Submission by Mike Wright, Founder and CEO of SongCast
Touring the Right Way – Six Tips for an Effective Tour
Most bands would count a successful tour as one where the band members all get along (for the most part) and the band connects with fans. While both of those outcomes are great, a tour also needs to make money, especially if the band is planning future tours.
Bands that are starting out or don’t have massive followings can’t really negotiate pricing with club or concert hall owners. There’s no leverage on their side, so they’ll be paid the typical amounts for each show. So for a band to protect their profits they have to carefully manage expenses. You want to develop a fan base, and spend money when necessary, but the band has to survive.
Following these six tips can help musicians enjoy their tour and hopefully bring home some case when the road trip is finally over:
- Stay for cheap. Lodging costs eat up a lot of your budget, but you can’t all sleep in the van, so you need a decent play to rest for the night. Consider booking rooms before leaving on the tour, and then checking rates frequently to see if you can find a cheaper alternative. Sites such as Expedia and Hotels Tonight offer good last-minute rates, which can help you grab a nicer hotel for less money. Also look for free Wi-Fi and take advantage of free breakfasts if available. Going out for pancakes for five people can easily cost $60 or more, so grab any freebies.
- Bring your own food. Even if your food tastes are Chipotle and Arby’s, you still want to avoid a constant stream of fast food. The costs will add up, and you’re going to feel sluggish after a while. Eating out is a massive touring expense, so try to bring your own food (within reason) to help avoid a constant drain on the budget. Buy some snacks at Costco, and bring your own water bottle and fill it up whenever you can. Dropping $20 on snacks and water at every gas station will really add up over a long summer tour.
- Sling that merchandise. Selling merchandise isn’t just about earning some extra money, it’s a way to create “walking billboards” and grow a fan base. You should always have merchandise on hand while you’re on the road, both at the gigs and during any restaurant or gas stop. Never miss an opportunity to pull in some cash.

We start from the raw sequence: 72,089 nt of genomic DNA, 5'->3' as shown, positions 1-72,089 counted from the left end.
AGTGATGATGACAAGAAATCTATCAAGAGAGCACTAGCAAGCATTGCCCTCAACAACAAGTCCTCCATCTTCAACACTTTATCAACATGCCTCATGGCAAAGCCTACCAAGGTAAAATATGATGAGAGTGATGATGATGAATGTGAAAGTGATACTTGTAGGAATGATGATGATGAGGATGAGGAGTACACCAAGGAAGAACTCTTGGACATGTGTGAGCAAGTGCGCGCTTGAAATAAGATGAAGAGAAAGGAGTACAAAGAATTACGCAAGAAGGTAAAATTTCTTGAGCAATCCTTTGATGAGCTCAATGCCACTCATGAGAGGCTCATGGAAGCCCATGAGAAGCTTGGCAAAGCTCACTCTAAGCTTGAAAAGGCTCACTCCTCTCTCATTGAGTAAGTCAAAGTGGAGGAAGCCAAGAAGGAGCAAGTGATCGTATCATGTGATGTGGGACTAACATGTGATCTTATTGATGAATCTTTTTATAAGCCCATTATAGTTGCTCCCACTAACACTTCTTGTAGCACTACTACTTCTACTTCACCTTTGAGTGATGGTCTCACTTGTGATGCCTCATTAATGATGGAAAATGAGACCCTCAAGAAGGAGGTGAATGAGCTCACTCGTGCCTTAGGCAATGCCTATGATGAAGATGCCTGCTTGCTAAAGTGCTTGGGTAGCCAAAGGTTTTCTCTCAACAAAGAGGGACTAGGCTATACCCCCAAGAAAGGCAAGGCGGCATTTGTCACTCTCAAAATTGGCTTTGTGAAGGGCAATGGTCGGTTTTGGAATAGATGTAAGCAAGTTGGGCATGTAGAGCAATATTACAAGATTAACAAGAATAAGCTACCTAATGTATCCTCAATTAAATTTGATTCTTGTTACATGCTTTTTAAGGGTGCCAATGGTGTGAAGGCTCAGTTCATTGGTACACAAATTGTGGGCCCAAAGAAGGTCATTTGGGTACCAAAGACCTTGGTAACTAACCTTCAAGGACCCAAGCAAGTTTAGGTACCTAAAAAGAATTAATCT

- Embrace efficiency. A long road trip means a lot of fun miles traveled, but that also means costs in terms of gas and maintenance for your vehicle. Pick a van/SUV that gets decent mileage and try to avoid a trailer unless absolutely necessary, as it will drop down your MPG. Have the vehicle inspected and fixed before the tour begins and set aside some budget for any unexpected issues.
- Avoid the bar tabs. Unless the club lets you all drink for free, then you should avoid knocking back drinks before, during, or after the show. It is fine to have some celebratory drinks every once in a while, but if the whole band has 15 drinks a night, you’re looking at $150 or more just in bar money. BYOB if you need a beverage to loosen up before a show, but don’t burn all of the money you received for a gig on pricey cocktails and craft beers.
- Contact the local press. Local TV and radio stations need to fill dead blocks of time – there’s simply not enough news. Contact local stations about your upcoming show and they just might give you a free plug. Be sure to talk about what makes your band unique so the news has a decent “hook” for your story. Hustling for this type of publicity can get people in the door, and more money in your pocket.
These six tips aren’t meant to turn an amazing tour into a penny-pinching and painful odyssey. However, making money is important for the band’s success. The bandmates need money to pay their bills, you need to pay for better mics and equipment, and you need to reach more fans.